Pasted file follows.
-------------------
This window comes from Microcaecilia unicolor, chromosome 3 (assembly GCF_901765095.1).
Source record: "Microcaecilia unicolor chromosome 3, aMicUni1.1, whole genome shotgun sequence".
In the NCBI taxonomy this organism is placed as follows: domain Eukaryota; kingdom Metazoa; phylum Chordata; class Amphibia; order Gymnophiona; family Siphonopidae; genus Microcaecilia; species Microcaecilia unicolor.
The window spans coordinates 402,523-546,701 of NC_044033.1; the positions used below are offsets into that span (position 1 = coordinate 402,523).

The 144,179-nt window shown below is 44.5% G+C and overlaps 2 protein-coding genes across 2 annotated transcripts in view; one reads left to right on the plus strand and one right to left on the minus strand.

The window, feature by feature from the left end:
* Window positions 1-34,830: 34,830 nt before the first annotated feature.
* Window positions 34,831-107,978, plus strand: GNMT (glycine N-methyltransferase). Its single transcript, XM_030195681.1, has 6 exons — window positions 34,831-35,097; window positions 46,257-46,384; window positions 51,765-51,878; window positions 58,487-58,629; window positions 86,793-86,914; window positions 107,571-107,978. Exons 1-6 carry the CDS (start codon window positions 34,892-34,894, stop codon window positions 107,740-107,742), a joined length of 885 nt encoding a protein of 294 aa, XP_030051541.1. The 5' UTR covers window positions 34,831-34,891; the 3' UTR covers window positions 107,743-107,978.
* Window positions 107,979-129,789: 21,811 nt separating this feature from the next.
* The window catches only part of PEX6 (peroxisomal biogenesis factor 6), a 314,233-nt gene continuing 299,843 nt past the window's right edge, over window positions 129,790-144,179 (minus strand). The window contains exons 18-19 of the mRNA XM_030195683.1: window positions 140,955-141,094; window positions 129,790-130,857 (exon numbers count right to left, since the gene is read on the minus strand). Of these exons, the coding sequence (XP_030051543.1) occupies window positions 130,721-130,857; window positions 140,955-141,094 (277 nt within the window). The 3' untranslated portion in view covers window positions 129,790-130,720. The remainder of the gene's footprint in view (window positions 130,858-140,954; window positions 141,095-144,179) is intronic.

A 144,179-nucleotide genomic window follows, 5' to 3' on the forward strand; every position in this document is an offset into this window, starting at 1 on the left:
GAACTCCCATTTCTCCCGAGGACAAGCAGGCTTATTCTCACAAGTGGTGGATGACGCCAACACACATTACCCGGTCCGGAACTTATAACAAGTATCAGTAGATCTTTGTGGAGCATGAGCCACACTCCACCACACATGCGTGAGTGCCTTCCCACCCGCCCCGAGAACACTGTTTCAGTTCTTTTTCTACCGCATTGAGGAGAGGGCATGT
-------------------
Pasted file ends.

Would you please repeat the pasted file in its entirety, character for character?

This window comes from Microcaecilia unicolor, chromosome 3 (assembly GCF_901765095.1).
Source record: "Microcaecilia unicolor chromosome 3, aMicUni1.1, whole genome shotgun sequence".
In the NCBI taxonomy this organism is placed as follows: domain Eukaryota; kingdom Metazoa; phylum Chordata; class Amphibia; order Gymnophiona; family Siphonopidae; genus Microcaecilia; species Microcaecilia unicolor.
The window spans coordinates 402,523-546,701 of NC_044033.1; the positions used below are offsets into that span (position 1 = coordinate 402,523).

The 144,179-nt window shown below is 44.5% G+C and overlaps 2 protein-coding genes across 2 annotated transcripts in view; one reads left to right on the plus strand and one right to left on the minus strand.

The window, feature by feature from the left end:
* Window positions 1-34,830: 34,830 nt before the first annotated feature.
* Window positions 34,831-107,978, plus strand: GNMT (glycine N-methyltransferase). Its single transcript, XM_030195681.1, has 6 exons — window positions 34,831-35,097; window positions 46,257-46,384; window positions 51,765-51,878; window positions 58,487-58,629; window positions 86,793-86,914; window positions 107,571-107,978. Exons 1-6 carry the CDS (start codon window positions 34,892-34,894, stop codon window positions 107,740-107,742), a joined length of 885 nt encoding a protein of 294 aa, XP_030051541.1. The 5' UTR covers window positions 34,831-34,891; the 3' UTR covers window positions 107,743-107,978.
* Window positions 107,979-129,789: 21,811 nt separating this feature from the next.
* The window catches only part of PEX6 (peroxisomal biogenesis factor 6), a 314,233-nt gene continuing 299,843 nt past the window's right edge, over window positions 129,790-144,179 (minus strand). The window contains exons 18-19 of the mRNA XM_030195683.1: window positions 140,955-141,094; window positions 129,790-130,857 (exon numbers count right to left, since the gene is read on the minus strand). Of these exons, the coding sequence (XP_030051543.1) occupies window positions 130,721-130,857; window positions 140,955-141,094 (277 nt within the window). The 3' untranslated portion in view covers window positions 129,790-130,720. The remainder of the gene's footprint in view (window positions 130,858-140,954; window positions 141,095-144,179) is intronic.

A 144,179-nucleotide genomic window follows, 5' to 3' on the forward strand; every position in this document is an offset into this window, starting at 1 on the left:
GAACTCCCATTTCTCCCGAGGACAAGCAGGCTTATTCTCACAAGTGGTGGATGACGCCAACACACATTACCCGGTCCGGAACTTATAACAAGTATCAGTAGATCTTTGTGGAGCATGAGCCACACTCCACCACACATGCGTGAGTGCCTTCCCACCCGCCCCGAGAACACTGTTTCAGTTCTTTTTCTACCGCATTGAGGAGAGGGCATGT